Wednesday, 24 January 2018

70% of Nigeria’s revenue ‘used to maintain less than 20% of the population’

The Civil Society Legislative Advocacy Centre (CISLAC), a civil society organisation (CSO), says 70 percent of Nigeria’s revenue is used to maintain less than 20 percent of the country’s population.

Auwal Musa, executive director of CISLAC, said this in Abuja on Tuesday during an address on the state of the nation.

Musa said Nigerians “are perplexed by daily occurrence of corruption scandals of seemingly detached political establishment hiding behind impunity and absurd privileges”.

“We decry the persistent shocking levels of corruption in Nigeria. Since 1960, Nigeria lost an estimated $400 billion to unimaginable levels of corruption and embezzlement, mostly stemming from gas and oil revenues. The natural resource ‘curse’ will add to other vast leakages in public spending and revenue collection, which will cost around 37 percent of GDP by 2030 if rampant graft is not addressed,” he said.

“Conservative estimates indicate that 70 percent of the nation’s revenue is used to maintain less than 20% of the Nigerian population that are public servants and politicians.

“It is astonishing to note that Nigeria as one of the richest oil producers in the world cannot lift more than 61 percent of its citizens out of abject poverty.”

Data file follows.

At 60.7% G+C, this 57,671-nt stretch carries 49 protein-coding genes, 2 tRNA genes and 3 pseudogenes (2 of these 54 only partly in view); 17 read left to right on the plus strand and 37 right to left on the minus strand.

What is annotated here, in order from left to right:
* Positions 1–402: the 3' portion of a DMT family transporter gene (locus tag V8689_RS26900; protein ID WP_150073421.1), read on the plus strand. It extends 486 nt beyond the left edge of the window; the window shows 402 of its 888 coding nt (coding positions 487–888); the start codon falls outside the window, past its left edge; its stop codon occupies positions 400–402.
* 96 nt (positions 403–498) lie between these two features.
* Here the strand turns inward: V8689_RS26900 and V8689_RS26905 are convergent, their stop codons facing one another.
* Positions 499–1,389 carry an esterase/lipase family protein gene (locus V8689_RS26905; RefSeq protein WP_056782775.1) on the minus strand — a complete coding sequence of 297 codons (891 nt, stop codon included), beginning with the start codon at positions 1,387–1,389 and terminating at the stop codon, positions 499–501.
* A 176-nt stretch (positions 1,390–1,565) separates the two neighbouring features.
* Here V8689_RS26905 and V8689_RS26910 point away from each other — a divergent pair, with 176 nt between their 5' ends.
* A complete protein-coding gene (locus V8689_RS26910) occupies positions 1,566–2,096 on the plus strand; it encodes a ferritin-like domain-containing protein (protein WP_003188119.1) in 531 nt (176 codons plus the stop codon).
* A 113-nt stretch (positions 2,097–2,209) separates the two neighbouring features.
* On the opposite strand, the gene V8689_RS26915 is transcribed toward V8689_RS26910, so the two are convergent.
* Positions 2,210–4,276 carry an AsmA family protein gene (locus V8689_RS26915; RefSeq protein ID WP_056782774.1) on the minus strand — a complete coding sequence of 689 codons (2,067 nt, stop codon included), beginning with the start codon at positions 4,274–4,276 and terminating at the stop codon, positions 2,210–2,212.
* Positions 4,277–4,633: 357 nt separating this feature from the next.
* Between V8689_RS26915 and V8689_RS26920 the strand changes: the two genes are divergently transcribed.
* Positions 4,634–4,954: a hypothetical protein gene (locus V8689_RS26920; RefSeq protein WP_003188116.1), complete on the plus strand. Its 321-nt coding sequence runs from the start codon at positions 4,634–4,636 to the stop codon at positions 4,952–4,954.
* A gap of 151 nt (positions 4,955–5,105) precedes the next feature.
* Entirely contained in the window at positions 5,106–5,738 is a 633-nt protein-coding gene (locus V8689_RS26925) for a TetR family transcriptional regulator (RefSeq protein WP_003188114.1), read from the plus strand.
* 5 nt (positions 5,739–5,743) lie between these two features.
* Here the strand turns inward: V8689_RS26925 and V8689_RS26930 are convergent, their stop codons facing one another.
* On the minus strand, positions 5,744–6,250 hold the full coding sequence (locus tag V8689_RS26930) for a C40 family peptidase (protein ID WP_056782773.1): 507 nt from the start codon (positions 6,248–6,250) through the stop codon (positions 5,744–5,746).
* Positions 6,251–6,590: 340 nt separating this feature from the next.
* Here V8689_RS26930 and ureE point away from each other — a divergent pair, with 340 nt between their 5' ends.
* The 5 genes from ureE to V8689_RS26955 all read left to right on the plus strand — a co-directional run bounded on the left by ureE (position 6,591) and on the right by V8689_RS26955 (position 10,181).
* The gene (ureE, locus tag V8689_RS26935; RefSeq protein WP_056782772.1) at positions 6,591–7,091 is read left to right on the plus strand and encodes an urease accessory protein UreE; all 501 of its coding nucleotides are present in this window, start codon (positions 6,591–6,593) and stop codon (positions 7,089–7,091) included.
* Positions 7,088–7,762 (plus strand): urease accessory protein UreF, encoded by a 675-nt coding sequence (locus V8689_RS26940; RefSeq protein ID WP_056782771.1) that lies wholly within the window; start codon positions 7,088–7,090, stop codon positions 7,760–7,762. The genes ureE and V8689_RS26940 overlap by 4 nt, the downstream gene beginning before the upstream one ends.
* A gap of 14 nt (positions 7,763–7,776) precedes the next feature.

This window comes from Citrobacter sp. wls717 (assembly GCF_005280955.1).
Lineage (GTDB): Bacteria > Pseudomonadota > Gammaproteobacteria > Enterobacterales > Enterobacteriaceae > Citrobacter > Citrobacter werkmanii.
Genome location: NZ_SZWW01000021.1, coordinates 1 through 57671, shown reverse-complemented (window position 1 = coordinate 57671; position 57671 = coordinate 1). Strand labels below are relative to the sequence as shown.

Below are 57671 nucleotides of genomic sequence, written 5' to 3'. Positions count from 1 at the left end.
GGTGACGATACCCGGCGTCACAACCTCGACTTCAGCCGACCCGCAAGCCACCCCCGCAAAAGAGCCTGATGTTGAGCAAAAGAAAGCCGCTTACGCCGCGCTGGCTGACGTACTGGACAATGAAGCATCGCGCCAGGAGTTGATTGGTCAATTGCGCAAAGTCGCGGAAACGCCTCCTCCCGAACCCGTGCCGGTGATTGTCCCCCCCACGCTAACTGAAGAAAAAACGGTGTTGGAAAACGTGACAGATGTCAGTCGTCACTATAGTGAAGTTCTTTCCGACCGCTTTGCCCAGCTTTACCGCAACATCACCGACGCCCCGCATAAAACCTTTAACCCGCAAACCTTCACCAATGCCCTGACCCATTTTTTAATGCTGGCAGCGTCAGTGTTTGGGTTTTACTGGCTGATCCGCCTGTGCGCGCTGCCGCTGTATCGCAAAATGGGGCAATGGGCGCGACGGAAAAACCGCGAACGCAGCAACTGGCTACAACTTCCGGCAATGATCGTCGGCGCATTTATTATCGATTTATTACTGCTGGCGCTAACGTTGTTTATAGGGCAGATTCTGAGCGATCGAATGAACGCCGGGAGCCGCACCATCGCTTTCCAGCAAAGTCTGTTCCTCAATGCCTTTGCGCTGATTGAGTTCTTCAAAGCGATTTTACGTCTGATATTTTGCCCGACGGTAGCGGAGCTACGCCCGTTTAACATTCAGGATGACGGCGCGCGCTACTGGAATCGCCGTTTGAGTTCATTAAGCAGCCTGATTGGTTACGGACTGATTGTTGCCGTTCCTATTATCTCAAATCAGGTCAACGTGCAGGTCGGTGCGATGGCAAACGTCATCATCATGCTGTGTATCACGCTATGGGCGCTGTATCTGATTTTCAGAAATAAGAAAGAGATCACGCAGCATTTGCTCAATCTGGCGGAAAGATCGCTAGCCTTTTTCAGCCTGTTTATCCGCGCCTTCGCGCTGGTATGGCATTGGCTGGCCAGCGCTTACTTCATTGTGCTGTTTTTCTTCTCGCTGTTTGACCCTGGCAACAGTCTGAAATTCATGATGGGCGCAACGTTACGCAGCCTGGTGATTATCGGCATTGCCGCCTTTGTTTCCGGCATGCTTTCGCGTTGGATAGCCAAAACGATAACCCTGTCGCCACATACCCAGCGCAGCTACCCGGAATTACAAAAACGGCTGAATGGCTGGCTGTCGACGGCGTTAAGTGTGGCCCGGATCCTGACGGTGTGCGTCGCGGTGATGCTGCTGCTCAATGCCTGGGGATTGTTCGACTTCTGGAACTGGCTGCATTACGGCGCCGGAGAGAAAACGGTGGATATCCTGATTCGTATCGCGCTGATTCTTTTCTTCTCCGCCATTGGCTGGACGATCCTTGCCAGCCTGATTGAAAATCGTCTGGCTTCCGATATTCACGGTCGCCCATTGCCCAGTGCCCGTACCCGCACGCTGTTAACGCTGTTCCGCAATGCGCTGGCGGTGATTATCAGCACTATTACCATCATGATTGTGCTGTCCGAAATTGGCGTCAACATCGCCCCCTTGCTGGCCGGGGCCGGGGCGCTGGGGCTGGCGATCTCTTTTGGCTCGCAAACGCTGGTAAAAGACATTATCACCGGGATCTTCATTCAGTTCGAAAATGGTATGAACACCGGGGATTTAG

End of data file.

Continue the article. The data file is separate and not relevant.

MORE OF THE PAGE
The CISLAC executive director said it is disappointing to witness that so many corruption cases are rarely prosecuted till the end.

“A report by the EFCC claims that in 2016/17, 286 cases were brought to conviction, which would signal a remarkable improvement to 53 convicted cases in 2012,” he said.
“Out of 353 court proceedings. However, this nominal improvement disguises the fact that the politically exposed persons (PEPs) have been too often acquitted on dubious grounds.”

He said the anti-corruption legal framework must be strengthened through the adoption of proceeds of crime act and standing laws must be applied to grand corruption as well as petty bribery.
“While we welcome the passage of the PIGB by both chambers of the National Assembly, we are mindful of the fact that other relevant and indeed more strategic components of the renowned PIB remains elusive,” he said.

“The fiscal framework and the host community components are inevitable or the necessary changes and reforms badly needed in the sector. They must therefore be addressed for passage while the momentum in the process to secure presidential assent to the PIGB.”
(The Cable )

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